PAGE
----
Searching over 5,500,000 cases.


searching
Buy This Entire Record For $7.95

Download the entire decision to receive the complete text, official citation,
docket number, dissents and concurrences, and footnotes for this case.

Learn more about what you receive with purchase of this case.

Green v. United States

United States District Court, M.D. Tennessee, Nashville Division

March 27, 2017

DANIEL W. GREEN
v.
UNITED STATES OF AMERICA

          MEMORANDUM

          KEVIN H. SHARP, UNITED STATES DISTRICT JUDGE

         I. Introduction

          Pending before the Court is a Motion Under 28 U.S.C. § 2255 To Vacate, Set Aside, Or Correct Sentence (Docket Nos. 1, 8), filed by the Movant/Petitioner, pro se. The Government has filed a Response (Docket No. 18) in opposition to the Motion.

         For the reasons set forth herein, Petitioner's Motion (Docket No. 1) is DENIED, and this action is DISMISSED.

         II. Procedural and Factual Background

          In the underlying criminal case, the Petitioner was charged with two counts of production of child pornography, in violation of 18 U.S.C. § 2251(a), and one count of receipt of child pornography, in violation of 18 U.S.C. § 2252A(a)(2)(A). (Docket No. 1 in Case No. 3:10-cr-00098). The Sixth Circuit described the facts underlying the charges as follows:

In late 2009, Green's seven- and ten-year-old step-granddaughters told their grandmother that Green had been molesting them for at least a year. A search of Green's home confirmed that Green videotaped and photographed himself molesting the girls on multiple occasions. The search also revealed that Green downloaded numerous images and videos depicting the sexual exploitation of minors.

(Docket No. 170, at 1, in Case No. 3:10-00098); United States v. Daniel W. Green, 608 F.App'x 383, 384, 2015 WL 3559196 (6th Cir. 2015).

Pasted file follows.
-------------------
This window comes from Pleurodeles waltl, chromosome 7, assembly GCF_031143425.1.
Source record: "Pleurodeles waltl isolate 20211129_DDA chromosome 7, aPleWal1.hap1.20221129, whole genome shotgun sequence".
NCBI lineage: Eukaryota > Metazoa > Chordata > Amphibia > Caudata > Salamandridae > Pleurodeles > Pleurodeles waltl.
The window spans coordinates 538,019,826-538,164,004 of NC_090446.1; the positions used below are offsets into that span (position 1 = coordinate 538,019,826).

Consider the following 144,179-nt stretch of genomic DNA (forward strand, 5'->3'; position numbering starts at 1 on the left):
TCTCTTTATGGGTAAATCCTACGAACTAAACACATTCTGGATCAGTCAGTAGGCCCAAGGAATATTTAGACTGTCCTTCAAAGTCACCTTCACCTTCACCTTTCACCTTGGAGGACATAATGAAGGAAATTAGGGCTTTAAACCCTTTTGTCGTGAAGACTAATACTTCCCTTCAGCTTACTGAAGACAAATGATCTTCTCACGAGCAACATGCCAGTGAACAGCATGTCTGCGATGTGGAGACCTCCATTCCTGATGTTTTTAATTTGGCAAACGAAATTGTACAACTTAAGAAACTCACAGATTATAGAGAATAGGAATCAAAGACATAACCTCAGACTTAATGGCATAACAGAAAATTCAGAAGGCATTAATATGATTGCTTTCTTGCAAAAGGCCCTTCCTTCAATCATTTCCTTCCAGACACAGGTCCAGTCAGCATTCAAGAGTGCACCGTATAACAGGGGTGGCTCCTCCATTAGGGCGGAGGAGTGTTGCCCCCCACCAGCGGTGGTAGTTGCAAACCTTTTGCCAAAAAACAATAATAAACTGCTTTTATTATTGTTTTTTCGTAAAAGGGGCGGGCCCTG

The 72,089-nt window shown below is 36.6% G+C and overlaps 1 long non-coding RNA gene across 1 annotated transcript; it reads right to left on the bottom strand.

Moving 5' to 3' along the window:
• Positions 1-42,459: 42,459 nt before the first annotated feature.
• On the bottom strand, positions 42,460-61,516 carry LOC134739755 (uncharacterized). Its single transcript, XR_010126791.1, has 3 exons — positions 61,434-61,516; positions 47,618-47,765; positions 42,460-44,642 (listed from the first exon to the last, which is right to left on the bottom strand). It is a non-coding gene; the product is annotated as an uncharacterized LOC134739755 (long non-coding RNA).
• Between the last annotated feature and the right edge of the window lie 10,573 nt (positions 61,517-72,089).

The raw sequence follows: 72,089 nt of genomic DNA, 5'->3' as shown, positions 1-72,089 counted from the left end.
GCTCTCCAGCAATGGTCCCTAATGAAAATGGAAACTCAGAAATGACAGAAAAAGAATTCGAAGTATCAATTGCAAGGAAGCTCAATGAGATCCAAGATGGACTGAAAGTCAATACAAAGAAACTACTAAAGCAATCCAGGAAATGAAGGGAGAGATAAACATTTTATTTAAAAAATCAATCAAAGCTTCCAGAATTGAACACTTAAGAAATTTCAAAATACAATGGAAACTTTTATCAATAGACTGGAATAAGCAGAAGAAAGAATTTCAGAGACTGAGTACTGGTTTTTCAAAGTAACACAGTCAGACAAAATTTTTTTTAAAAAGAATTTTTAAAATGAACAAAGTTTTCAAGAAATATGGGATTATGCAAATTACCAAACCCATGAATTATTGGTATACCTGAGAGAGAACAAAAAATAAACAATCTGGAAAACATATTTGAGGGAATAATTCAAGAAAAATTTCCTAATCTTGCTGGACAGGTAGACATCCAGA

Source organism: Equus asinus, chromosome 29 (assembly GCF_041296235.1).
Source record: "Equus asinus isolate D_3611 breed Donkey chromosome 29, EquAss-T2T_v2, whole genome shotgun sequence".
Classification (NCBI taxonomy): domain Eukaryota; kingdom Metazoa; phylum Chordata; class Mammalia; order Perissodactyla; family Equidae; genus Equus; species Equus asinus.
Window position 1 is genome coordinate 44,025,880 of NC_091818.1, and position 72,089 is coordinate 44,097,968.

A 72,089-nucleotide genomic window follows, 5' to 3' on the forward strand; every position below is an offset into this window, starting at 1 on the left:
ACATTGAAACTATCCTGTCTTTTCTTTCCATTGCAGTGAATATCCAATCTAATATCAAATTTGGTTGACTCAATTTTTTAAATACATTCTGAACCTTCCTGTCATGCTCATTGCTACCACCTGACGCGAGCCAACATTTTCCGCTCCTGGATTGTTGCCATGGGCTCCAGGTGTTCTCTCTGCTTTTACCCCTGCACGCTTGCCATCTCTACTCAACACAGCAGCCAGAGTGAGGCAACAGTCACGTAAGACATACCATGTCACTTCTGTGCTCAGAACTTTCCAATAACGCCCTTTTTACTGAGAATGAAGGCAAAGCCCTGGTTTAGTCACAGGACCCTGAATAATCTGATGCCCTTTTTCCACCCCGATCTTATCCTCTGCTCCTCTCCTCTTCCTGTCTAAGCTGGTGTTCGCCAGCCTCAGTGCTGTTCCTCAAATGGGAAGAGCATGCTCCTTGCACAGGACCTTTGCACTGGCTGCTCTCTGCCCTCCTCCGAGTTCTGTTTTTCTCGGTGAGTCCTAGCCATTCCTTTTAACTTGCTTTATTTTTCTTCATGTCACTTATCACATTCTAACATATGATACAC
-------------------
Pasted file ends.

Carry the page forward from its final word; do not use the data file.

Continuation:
On the second day of his trial, after the victims' grandmother had testified, the Petitioner pled guilty, without a plea agreement, before now-retired Judge Todd J. Campbell. (Docket Nos. 83, 142, 169 in Case No. 3:10-cr-00098). At the subsequent sentencing hearing, Judge Campbell determined that the initial sentencing guideline range was life imprisonment, based on Petitioner's offense level of 48, reduced to 43 because the Sentencing Table tops out at 43, and Criminal History Category I. (Docket No. 162, at 3-7, in Case No. 3:10-00098). Because the statutory maximum for Counts One and Two was 15 years, and the statutory maximum for Count Three was 20 years, however, the maximum sentence was 960 months, or 80 years. (Id.) After consideration of the factors set forth in 18 U.S.C. § 3553, Judge Campbell determined that the sentences on each of the three counts should run consecutively, and imposed a total sentence of 960 months. (Docket Nos. 157, 158, 159, 162 in Case No. 3:10-cr-00098).

         The Petitioner appealed the validity of his guilty plea and the reasonableness of his sentence, and the Sixth Circuit affirmed. (Docket Nos. 160, 170, 175 in Case No. 3:10-cr-00098); United States v. Daniel W. Green, supra.

         III. Analysis

         A. The Petitioner's Claims

         The Petitioner contends that his convictions and sentence should be vacated because he received the ineffective assistance of trial counsel.

         B. The Section 2255 Remedy

         Section 2255 provides federal prisoners with a statutory mechanism by which to seek to have their sentence vacated, set aside or corrected.[1] The statute does not provide a remedy, however, for every error that may have been made in the proceedings leading to conviction. “‘To warrant relief under section 2255, a petitioner must demonstrate the existence of an error of constitutional magnitude which had a substantial and injurious effect or influence on the guilty plea or the jury's verdict.'” Humphress v. United States, 398 F.3d 855, 858 (6th Cir. 2005)(quoting Griffin v. United States, 330 F.3d 733, 736 (6th Cir. 2003)).

         An evidentiary hearing is not required if the record conclusively shows that the Petitioner is not entitled to relief. 28 U.S.C. § 2255(b); Ray v. United States, 721 F.3d 758, 761 (6th Cir. 2013); Arredondo v. United States, 178 F.3d 778, 782 (6th Cir. 1999). No hearing is required “if the petitioner's allegations ‘cannot be accepted as true because they are contradicted by the record, inherently incredible, or conclusions rather than statements of fact.'” Id.

         The Court has reviewed the pleadings, briefs and records filed in Petitioner's underlying criminal case, as well as the pleadings, briefs and records filed by the parties in this case. The Court finds it unnecessary to hold an evidentiary hearing because these records conclusively establish that Petitioner is not entitled to relief on the issues raised.

         C. Ineffective ...


Buy This Entire Record For $7.95

Download the entire decision to receive the complete text, official citation,
docket number, dissents and concurrences, and footnotes for this case.

Learn more about what you receive with purchase of this case.